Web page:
Saturday, May 14, 2016

Supporting the Christian Values of Home and Church: What does that mean?

"Beloved, let us love one another, because love is from God; everyone who loves is born of God and knows God.  Whoever does not love does not know God, for God is love.  God's love was revealed among us in this way: God sent his only son into the world so that we might live through him.  In this is love, not that we loved God, but that he loved us and sent his son to be the atoning sacrifice for our sins.  Beloved, since God loved us so much, we ought also to love one another.  No one has ever seen God; if we love one another, God lives in us and his love is perfected in us."  I John 4:7-12, NRSV

The sanctuary of the Wedgewood Baptist Church in Ft. Worth, Texas was packed, mostly with teenagers, on a Wednesday night, September 15, 1999.  "See You at the Pole" had happened that morning, and the youth were gathering in a time of worship and celebration that evening.  Shortly after the rally began, 47 year old Larry Gene Ashbrook walked into the back of the church, threw a pipe bomb, and started shooting from a 380 caliber handgun.  Reloading several times, he killed seven people, including four teenagers.  Three young adults, including students from nearby Southwestern Baptist Theological Seminary, who were assisting with supervision were killed when they attempted to protect kids in the room.  Several other people were seriously injured.  One of the participants, a 19 year old named Jeremiah Neitz, confronted Ashbrook, and started talking to him about the gospel.  It was a very dangerous situation for him, and a very brave thing to do, but it bought some time, and Ashbrook stopped shooting.  Only one more person died after that confrontation, when Ashbrook turned the gun on himself.  Many of those youth are alive today because there were some fellow Christians who put their faith in action, and laid their lives down for them, and one who survived, who put his own life on the line.

When questioning Neitz after the shooting, police had a hard time believing his story.  Why would a young man put himself in that kind of danger rather than protect himself?  The answer is found just a few verses earlier:

"We know love by this, that he laid down his life for us--and we ought to lay down our lives for one another."  I John 3:16, NRSV

The kind of fellowship between believers that John was shaping with this epistle was developing at a time when Christians faced the daily danger of persecution.  But faith in Jesus brings believers together in relationships that are stronger than persecution, even to the point of death.  We rarely see examples of that kind of persecution, so when they do happen, it's hard to understand the kind of faith that it takes to put yourself in mortal danger to protect the lives of others.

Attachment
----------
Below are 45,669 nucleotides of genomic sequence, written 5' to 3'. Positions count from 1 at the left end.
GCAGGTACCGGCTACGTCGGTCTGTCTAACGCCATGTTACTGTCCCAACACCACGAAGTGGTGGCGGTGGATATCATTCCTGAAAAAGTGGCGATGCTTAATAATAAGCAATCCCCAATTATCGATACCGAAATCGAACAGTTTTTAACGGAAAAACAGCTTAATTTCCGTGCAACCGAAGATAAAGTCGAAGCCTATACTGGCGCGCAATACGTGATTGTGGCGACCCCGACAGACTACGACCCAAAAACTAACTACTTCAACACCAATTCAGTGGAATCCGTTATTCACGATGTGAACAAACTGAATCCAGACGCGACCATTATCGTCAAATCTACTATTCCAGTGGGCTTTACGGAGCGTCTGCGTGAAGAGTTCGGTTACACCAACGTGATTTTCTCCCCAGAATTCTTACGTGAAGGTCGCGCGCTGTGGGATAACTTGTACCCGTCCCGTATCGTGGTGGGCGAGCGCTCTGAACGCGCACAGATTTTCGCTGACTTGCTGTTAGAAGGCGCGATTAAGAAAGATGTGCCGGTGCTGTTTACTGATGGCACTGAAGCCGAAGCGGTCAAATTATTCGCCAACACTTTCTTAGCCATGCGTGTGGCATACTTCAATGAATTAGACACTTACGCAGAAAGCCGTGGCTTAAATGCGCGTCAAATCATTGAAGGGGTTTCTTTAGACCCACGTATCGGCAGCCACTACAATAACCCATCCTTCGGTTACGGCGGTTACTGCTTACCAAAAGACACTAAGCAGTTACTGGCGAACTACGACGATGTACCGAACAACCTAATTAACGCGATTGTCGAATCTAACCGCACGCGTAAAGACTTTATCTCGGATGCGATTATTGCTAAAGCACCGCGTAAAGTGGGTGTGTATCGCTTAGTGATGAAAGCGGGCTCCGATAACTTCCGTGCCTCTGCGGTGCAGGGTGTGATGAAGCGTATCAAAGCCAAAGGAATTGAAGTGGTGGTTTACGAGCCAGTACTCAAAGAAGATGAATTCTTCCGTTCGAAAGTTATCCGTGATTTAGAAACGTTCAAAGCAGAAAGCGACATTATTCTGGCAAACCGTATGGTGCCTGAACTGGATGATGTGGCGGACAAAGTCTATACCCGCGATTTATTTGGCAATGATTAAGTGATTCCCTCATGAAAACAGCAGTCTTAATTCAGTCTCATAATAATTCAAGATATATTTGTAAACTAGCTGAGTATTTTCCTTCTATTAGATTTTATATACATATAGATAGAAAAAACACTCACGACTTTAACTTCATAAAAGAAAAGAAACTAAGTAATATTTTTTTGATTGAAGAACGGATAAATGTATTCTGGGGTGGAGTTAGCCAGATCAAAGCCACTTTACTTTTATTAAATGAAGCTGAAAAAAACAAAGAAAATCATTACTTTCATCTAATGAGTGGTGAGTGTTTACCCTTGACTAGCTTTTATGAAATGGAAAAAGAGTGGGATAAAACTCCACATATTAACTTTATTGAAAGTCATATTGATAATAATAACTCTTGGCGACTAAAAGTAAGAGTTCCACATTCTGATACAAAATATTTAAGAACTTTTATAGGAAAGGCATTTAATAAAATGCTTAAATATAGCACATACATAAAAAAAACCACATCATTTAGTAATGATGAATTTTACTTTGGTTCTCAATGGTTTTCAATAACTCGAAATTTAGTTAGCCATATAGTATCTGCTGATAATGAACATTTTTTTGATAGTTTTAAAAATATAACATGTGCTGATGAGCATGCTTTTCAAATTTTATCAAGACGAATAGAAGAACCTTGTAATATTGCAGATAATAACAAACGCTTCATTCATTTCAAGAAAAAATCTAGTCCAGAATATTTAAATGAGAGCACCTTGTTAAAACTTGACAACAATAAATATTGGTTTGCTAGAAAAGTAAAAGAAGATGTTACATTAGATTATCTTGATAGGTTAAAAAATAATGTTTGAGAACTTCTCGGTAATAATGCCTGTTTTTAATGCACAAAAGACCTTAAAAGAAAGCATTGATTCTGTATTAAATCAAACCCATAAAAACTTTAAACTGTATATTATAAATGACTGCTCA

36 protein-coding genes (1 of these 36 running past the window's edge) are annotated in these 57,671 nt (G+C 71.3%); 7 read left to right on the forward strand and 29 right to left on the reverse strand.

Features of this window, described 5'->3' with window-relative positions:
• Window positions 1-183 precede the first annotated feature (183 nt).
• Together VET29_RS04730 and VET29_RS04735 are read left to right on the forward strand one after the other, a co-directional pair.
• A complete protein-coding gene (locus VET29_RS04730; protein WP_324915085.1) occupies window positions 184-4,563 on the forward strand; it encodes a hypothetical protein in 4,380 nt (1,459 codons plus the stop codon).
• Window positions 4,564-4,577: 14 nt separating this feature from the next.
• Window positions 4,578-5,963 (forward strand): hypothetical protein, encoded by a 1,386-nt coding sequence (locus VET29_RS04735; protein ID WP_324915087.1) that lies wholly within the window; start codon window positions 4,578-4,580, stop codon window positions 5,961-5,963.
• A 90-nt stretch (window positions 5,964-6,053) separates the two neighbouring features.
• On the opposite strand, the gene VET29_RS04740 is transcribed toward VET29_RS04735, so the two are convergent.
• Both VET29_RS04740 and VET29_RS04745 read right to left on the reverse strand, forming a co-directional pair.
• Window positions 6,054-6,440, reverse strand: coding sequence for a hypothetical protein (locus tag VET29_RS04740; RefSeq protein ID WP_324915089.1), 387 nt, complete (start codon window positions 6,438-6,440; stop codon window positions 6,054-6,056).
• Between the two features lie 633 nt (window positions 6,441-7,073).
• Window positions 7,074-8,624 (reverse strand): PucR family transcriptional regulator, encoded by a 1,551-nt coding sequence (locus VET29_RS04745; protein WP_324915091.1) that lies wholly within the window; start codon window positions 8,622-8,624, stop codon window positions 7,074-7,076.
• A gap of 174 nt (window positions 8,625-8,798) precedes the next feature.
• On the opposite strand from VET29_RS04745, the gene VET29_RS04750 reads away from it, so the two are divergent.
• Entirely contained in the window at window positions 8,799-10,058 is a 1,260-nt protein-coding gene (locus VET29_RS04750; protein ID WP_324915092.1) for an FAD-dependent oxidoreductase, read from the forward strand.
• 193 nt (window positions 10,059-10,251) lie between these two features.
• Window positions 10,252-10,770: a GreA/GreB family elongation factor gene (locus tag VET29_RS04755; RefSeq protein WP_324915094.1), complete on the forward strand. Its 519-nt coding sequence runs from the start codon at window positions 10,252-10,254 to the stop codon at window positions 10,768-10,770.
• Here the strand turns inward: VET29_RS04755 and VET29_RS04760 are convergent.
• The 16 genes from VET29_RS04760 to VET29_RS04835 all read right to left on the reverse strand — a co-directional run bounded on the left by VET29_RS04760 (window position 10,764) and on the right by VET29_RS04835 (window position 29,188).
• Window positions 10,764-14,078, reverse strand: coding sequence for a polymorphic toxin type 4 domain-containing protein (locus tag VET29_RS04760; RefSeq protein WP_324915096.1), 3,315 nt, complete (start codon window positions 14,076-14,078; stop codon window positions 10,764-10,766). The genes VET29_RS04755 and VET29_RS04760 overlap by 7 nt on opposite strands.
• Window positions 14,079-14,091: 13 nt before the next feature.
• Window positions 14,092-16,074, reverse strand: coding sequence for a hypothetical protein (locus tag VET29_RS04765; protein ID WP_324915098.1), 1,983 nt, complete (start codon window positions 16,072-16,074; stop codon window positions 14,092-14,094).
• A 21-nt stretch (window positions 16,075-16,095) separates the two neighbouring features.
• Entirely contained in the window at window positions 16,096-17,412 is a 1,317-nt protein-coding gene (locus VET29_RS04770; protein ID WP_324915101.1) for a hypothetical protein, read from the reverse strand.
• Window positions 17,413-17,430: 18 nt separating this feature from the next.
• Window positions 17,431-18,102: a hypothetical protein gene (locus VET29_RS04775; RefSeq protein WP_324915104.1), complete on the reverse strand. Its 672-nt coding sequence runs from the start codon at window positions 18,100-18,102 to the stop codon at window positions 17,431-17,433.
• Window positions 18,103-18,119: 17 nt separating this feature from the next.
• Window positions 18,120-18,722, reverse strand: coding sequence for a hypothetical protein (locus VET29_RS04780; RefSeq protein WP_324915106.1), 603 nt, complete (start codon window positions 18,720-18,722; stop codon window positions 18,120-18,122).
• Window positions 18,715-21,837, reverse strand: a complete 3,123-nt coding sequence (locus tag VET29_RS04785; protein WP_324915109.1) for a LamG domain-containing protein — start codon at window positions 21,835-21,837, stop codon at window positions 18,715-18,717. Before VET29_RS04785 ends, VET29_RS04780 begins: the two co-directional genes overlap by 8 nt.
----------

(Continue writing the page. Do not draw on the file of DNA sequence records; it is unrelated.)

That's not the only relevant application of this particular Biblical principle.  As a Christian community, we might not face the kind of situation where we are required to lay our life down for someone else, but if that's the ultimate expectation of a relationship between believers, what should our relationships look like the rest of the time?  This is a discussion that comes up frequently in a Christian school.  We tend to think in terms of the ideal and principle when we are in a group, and we expect others who claim to have the same kind of faith in Jesus that we do, to behave according to the ideal that is stated in the principle.  We question behavior in others that we evaluate as not being consistent with the kind of spiritual maturity that is taught in this epistle.  But the real question we should be asking is whether or not we expect our own behavior to meet this standard. 

It would be an expectation of the adults who work with students in a Christian school to have this level of maturity, especially teachers.  Effective teaching of Biblical values requires believing in them, and modeling them.  If you send your children here, then you're right to have this expectation of the staff.  Part of our agreement to serve in this ministry is that our faith has reached a level of maturity that makes us capable and effective teachers of Biblical values and principles, because we know the scriptures, and we live by them. 

Among the students, there are those who are demonstrating spiritual maturity.  The amount of scripture that they know, and what they know about it is impressive.  It should be.  They have a class in it every day.  And we do indeed see a difference in their behavior, in their attitude, and in their lifestyle that reflects what they know and what they are learning.  But they are students, and they are still learning.  Not everyone has the same level of spiritual maturity, and not everyone has the same kind of faith foundation at home, or in their church.  If your expect that the school's ministry will be supporting and encouraging to your child as they grow in their spiritual maturity, you're on the right track.  I've heard it characterized as the difference between a shelter and a refuge.  We're a refuge.  Students will interact and engage with other students here who do not share the same level of maturity of faith, who do not necessarily have the same kind of spiritual foundation at home, or the same support from the Christian community at their church.  While we require every family, and every student after 7th grade, to have a testimony of faith in Jesus as their savior, that doesn't guarantee that everyone is on the same level in their spiritual maturity.  Realistically, it doesn't really guarantee that everyone actually knows Jesus.